Yohan's analysis is partially correct but misses the real reason why the Roman republic failed. The small farmer was ruined, not because they were forced to serve in long-term expeditionary forces to secure the empire, but because the changed economic conditions rendered their labor uneconomical. The Roman world became "flat". The conquest of the empire resulted in undercutting the economic base of the citizen farmer. The flood of slaves into Italy gave rise to the development of the latafundia - large-scale factory farms operated by slaves - and the extrajudicial expropriation of the citizen-farmers' land by the oligarchs. The economic division between the orders became greater and greater, with a fabulously wealthy few and the many in want - sound familiar? This rural proletariate enlisted in the Roman army to (hopefully) secure their and their families future. Those who went to the metropolis for employment could not compete with the highly skilled, but cheap, Greek slaves.

It was the failure of the republican government to adequately reward these citizen soldiers with land that led to the fall of the republic. Starting with Marius, the individual Roman general and later consul (or dictator) became the guarantor of this reward. Sulla, Pompey, Julius Ceasar became the champion the legionnaires looked to for security, not the state. Ceasar was the culmination of this (he was Marius' nephew) and saw the rot in the system. He was capable of taking control, but was killed by those who no higher aim than perpetuating the forms of the republic.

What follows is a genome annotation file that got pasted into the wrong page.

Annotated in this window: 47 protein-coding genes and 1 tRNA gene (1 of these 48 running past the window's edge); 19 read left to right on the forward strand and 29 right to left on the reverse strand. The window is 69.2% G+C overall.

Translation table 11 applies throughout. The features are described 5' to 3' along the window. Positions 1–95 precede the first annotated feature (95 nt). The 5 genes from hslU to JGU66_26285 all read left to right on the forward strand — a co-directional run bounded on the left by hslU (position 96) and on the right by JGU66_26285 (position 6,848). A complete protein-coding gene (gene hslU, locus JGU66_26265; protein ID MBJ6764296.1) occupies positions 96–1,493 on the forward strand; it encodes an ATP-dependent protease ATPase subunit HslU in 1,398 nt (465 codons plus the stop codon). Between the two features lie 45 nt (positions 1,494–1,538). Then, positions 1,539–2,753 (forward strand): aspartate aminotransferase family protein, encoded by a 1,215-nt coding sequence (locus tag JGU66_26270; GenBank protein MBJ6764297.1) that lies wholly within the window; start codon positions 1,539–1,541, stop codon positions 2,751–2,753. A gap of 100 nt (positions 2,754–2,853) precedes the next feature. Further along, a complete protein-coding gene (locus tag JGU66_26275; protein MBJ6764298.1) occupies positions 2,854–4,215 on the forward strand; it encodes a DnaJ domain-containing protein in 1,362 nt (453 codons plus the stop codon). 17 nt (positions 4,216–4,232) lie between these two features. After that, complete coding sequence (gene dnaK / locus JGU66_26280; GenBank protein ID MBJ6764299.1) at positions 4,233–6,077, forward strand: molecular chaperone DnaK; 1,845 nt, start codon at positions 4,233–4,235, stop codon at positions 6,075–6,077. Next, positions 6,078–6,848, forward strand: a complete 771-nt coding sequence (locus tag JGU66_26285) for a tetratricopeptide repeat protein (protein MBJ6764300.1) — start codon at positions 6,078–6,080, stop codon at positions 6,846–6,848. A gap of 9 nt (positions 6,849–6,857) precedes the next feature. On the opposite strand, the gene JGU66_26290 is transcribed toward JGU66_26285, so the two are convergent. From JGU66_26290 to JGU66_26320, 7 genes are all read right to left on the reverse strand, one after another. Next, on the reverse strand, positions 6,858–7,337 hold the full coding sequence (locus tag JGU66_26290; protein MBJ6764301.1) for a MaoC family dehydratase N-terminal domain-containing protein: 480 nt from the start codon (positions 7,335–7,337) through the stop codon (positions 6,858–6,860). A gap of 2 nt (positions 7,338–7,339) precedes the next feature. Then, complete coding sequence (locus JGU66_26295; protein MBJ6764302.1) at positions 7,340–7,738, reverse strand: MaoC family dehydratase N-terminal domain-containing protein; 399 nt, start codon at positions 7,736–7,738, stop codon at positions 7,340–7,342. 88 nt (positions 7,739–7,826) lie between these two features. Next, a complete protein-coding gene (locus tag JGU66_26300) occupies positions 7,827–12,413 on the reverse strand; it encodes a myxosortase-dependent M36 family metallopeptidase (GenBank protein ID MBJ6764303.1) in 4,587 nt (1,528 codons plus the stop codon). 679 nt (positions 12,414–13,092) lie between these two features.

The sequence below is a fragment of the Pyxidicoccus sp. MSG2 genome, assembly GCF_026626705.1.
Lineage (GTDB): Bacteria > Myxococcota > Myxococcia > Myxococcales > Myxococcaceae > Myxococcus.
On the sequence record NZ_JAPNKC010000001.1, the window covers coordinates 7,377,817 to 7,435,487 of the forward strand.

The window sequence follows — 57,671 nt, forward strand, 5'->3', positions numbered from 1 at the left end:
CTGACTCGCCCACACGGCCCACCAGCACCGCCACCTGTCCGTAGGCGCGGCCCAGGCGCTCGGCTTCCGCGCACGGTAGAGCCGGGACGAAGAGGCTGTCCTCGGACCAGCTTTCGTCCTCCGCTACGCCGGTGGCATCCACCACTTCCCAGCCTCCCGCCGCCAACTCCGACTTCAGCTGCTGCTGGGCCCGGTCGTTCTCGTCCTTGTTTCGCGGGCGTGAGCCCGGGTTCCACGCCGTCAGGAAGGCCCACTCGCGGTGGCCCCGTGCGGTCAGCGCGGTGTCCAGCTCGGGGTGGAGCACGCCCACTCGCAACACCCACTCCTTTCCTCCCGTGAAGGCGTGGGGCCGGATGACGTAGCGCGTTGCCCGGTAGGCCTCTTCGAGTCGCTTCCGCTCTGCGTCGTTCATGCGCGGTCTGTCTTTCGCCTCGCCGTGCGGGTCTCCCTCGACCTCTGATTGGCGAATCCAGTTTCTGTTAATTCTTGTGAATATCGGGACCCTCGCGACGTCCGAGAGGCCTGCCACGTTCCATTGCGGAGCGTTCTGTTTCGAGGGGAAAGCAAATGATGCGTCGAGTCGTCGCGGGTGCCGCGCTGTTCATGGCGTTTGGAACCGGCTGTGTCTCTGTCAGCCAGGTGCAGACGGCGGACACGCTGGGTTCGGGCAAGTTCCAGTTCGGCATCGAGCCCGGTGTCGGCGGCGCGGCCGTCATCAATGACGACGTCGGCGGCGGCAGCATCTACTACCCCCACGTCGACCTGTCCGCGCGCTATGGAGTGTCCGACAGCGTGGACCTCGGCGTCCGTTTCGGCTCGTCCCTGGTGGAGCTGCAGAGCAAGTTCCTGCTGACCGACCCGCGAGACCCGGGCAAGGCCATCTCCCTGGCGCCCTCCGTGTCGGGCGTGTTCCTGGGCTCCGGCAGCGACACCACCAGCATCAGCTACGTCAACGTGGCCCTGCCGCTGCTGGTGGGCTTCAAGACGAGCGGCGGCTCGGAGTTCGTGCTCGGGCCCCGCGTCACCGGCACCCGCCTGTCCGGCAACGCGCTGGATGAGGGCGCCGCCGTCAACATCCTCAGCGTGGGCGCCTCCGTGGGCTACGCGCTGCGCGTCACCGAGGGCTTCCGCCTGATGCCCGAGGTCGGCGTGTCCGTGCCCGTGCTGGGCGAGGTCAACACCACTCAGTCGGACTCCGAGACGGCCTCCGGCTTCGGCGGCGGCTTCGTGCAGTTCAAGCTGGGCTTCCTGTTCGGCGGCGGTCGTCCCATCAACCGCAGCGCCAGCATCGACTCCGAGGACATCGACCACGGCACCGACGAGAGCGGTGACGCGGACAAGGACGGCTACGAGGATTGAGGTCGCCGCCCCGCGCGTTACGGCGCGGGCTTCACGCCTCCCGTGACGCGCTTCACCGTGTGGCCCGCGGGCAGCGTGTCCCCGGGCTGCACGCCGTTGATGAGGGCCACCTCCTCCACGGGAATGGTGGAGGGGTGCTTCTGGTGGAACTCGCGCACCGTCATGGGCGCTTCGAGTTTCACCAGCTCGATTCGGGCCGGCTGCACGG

The internal contradictions of the Roman constitution were not capable of functioning in an empire. Those individuals who tried to change the system, such as the Gracchi, were destroyed, literally, by the Senators. Short term advantage trumped the security of the state.

That reminds of some other republic that had a sound footing, created a great nation, and then squandered it, paying off the masses with bread and circuses.

William R. Cumming